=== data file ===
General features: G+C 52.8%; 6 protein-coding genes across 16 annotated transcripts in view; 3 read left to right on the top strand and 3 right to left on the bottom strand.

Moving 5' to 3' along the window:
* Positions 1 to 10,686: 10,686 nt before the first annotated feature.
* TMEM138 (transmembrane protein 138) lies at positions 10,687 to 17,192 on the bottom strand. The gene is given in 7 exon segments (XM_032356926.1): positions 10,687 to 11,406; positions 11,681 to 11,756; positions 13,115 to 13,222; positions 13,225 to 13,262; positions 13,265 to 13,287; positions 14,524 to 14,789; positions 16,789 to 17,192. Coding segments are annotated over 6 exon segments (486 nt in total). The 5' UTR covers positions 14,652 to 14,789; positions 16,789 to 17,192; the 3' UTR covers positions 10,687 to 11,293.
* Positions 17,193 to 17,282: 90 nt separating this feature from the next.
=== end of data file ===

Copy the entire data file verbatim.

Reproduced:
General features: G+C 52.8%; 6 protein-coding genes across 16 annotated transcripts in view; 3 read left to right on the top strand and 3 right to left on the bottom strand.

Moving 5' to 3' along the window:
* Positions 1 to 10,686: 10,686 nt before the first annotated feature.
* TMEM138 (transmembrane protein 138) lies at positions 10,687 to 17,192 on the bottom strand. The gene is given in 7 exon segments (XM_032356926.1): positions 10,687 to 11,406; positions 11,681 to 11,756; positions 13,115 to 13,222; positions 13,225 to 13,262; positions 13,265 to 13,287; positions 14,524 to 14,789; positions 16,789 to 17,192. Coding segments are annotated over 6 exon segments (486 nt in total). The 5' UTR covers positions 14,652 to 14,789; positions 16,789 to 17,192; the 3' UTR covers positions 10,687 to 11,293.
* Positions 17,193 to 17,282: 90 nt separating this feature from the next.